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Wheeler to Present to American Society for Horticultural Science
Dr. Ray Wheeler checks on hydroponically grown lettuce in the Biomass Production Chamber at Hangar L in 1992

Image above: Dr. Ray Wheeler checks on hydroponically grown lettuce in the Biomass Production Chamber at Hangar L in 1992, prior to the move to the Space Life Sciences Laboratory at Kennedy Space Center. Image credit: NASA
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Dr. Ray Wheeler, the lead for advanced life support activities in the Surface Systems Division of Kennedy Space Center's Engineering Directorate, was selected as the 2012 Benjamin Y. Morrison Memorial Award Lecturer by the Agriculture Department's Agricultural Research Service (ARS).

"This year's notice was a real surprise and I'm honored to receive the nomination," Wheeler said.

Wheeler will present his lecture during the American Society for Horticultural Science annual meeting July 31 to Aug. 3 in Miami. He will speak to his peers in the industry with a presentation titled "Controlled Environment Research: A Forgotten Discipline with Emerging Opportunities."

Director of Engineering Pat Simpkins said Wheeler's selection for this award is further indication of his excellence in the discipline and Kennedy's unique place in the area of space life sciences and plant physiology.

"He's worked hard to establish this capability in the space industry for Kennedy, and we all applaud this great accomplishment," Simpkins said.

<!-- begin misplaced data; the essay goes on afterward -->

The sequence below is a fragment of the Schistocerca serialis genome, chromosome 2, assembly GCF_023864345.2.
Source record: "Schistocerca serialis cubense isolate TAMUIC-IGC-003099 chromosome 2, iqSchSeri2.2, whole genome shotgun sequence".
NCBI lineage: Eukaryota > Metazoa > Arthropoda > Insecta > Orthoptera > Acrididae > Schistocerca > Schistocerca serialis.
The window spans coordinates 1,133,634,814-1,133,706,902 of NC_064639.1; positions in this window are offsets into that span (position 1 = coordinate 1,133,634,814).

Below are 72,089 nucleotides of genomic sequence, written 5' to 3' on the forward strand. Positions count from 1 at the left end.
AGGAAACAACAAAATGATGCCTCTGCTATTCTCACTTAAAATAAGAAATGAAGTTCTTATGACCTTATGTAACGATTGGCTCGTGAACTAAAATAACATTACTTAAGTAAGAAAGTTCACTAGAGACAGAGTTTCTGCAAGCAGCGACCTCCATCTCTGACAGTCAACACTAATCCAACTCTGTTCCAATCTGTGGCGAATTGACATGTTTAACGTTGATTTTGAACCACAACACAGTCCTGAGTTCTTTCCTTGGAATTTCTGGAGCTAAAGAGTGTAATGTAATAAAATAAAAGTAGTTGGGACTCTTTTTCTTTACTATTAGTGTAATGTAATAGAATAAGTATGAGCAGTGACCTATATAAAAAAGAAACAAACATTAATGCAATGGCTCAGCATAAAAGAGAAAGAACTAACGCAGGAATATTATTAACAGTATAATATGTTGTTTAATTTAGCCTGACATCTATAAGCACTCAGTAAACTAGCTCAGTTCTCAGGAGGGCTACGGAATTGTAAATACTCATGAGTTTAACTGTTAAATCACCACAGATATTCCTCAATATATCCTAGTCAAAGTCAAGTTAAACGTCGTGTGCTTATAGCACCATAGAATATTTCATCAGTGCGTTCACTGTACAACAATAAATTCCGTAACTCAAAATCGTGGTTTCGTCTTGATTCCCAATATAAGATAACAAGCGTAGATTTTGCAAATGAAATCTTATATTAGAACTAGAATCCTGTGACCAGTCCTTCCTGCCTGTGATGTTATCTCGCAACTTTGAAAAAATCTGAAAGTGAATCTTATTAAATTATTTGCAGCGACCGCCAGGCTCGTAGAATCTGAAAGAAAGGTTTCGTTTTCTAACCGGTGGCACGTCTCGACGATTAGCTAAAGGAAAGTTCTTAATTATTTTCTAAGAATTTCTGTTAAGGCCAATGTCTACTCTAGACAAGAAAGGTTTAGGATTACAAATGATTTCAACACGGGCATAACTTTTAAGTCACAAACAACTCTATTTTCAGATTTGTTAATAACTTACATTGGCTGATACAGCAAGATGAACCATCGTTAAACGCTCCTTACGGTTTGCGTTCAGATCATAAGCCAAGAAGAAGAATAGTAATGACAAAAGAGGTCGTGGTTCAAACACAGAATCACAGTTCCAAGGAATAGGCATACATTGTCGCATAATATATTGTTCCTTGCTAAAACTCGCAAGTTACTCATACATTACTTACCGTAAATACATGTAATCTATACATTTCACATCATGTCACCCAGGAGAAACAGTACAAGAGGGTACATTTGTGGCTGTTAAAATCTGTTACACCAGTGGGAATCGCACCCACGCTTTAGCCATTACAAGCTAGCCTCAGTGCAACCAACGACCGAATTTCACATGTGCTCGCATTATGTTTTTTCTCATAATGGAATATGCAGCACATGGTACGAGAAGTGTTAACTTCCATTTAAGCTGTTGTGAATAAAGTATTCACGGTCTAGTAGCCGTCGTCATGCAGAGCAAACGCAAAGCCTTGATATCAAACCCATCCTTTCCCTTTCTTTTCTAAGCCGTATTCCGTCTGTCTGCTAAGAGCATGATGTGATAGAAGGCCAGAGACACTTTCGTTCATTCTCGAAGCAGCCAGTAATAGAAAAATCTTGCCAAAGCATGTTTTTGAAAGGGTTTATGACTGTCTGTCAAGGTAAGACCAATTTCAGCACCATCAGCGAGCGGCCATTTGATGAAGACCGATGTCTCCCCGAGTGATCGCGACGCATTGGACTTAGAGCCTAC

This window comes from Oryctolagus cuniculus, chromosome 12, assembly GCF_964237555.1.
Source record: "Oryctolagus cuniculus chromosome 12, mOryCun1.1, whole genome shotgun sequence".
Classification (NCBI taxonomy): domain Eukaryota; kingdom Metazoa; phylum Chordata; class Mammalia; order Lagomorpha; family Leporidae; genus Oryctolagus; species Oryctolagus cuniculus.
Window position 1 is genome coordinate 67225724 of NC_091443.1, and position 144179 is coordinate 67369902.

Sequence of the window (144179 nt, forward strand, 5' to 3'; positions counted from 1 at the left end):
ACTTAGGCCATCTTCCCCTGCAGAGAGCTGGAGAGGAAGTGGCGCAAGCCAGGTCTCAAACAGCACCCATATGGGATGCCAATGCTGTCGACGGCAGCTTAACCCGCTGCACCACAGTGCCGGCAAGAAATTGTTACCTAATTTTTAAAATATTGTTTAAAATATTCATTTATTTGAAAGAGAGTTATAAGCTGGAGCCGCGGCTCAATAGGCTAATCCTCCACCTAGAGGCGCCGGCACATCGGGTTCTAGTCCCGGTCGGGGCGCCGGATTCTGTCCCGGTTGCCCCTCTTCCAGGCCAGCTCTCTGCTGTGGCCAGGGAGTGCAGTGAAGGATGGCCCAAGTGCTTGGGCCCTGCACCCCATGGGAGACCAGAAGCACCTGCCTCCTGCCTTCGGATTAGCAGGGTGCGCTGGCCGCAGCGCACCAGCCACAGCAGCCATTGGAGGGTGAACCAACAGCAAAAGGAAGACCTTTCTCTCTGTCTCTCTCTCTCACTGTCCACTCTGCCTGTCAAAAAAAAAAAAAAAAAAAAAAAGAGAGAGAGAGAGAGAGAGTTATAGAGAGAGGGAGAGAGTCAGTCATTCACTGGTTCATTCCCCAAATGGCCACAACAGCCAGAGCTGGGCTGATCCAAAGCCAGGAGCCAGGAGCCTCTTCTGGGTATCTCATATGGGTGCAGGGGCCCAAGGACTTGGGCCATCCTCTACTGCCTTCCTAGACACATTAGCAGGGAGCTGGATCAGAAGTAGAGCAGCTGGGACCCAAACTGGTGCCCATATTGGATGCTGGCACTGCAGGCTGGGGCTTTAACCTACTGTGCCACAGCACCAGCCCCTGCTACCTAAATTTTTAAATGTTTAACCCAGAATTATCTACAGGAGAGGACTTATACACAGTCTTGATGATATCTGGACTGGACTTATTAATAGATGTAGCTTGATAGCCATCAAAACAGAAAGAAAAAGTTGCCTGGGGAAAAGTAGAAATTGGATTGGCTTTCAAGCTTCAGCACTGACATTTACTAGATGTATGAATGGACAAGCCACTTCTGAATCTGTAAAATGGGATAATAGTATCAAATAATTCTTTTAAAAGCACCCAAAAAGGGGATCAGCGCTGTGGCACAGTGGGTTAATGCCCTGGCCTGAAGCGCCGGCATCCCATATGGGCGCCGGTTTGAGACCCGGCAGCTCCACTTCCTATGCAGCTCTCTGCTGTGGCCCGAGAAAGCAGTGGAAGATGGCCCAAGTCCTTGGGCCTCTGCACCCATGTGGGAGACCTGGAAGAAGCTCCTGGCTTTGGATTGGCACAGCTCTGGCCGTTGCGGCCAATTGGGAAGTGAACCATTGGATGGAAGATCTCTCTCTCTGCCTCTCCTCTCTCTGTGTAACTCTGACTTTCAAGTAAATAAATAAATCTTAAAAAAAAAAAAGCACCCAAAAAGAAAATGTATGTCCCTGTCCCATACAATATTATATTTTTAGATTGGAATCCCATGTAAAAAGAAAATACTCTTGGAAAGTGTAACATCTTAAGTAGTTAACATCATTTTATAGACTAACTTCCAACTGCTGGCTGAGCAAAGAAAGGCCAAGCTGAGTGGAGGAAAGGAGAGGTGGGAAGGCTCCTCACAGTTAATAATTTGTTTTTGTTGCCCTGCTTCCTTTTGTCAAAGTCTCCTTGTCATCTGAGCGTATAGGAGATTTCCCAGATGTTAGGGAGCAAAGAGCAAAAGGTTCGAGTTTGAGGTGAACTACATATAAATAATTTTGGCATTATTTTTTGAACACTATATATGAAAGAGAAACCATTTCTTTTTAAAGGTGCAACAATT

The ARS established the lecture in 1968 to honor the memory of Benjamin Y. Morrison (1891-1966). Morrison was the first director of the U.S.D.A.'s National Arboretum in Washington, D.C., and a pioneer in horticulture.

According to ARS lecture coordinator Kim Kaplan, the lecture award recognizes scientists who have made outstanding contributions to horticulture and other environmental scientists.

"Or for encouraging the use of these sciences for the production of horticultural crops or to preserve and enhance natural beauty of landscape plants," Kaplan said.

Kennedy's Chief Technologist Karen Thompson said Wheeler is acclaimed throughout NASA as the top scientist for plant physiology.

"Wheeler also is recognized worldwide for his expertise," Thompson said. "This award is yet another testament to his accomplishments and is truly a high honor."

For his lecture, Wheeler will receive an honorarium, a medallion and a plaque.

Wheeler began his career with NASA at Kennedy in 1988. His work at the Space Life Sciences Lab focuses on lighting and carbon dioxide concentration effects on plant growth and development, and the use of hydroponic techniques for production systems.

Wheeler is the author or co-author of more than 200 scientific papers, and he has presented more than 60 times since 1989. He is the recipient of a NASA Exceptional Scientific Achievement Medal.

He holds or has held adjunct or courtesy appointments at the Florida Institute of Technology, the University of Florida, the University of Central Florida, Utah State University, Cornell University, Texas A&M University and the University of Arizona.

Wheeler also serves as a vice chairman for the Life Sciences Commission on the International Committee on Space Research, or COSPAR.

Wheeler said, "During my presentation, I hope to point out the commonalities between using crops for life support systems in space and emerging terrestrial interests in controlled environment agriculture and vertical farming concepts."
Linda Herridge
NASA's John F. Kennedy Space Center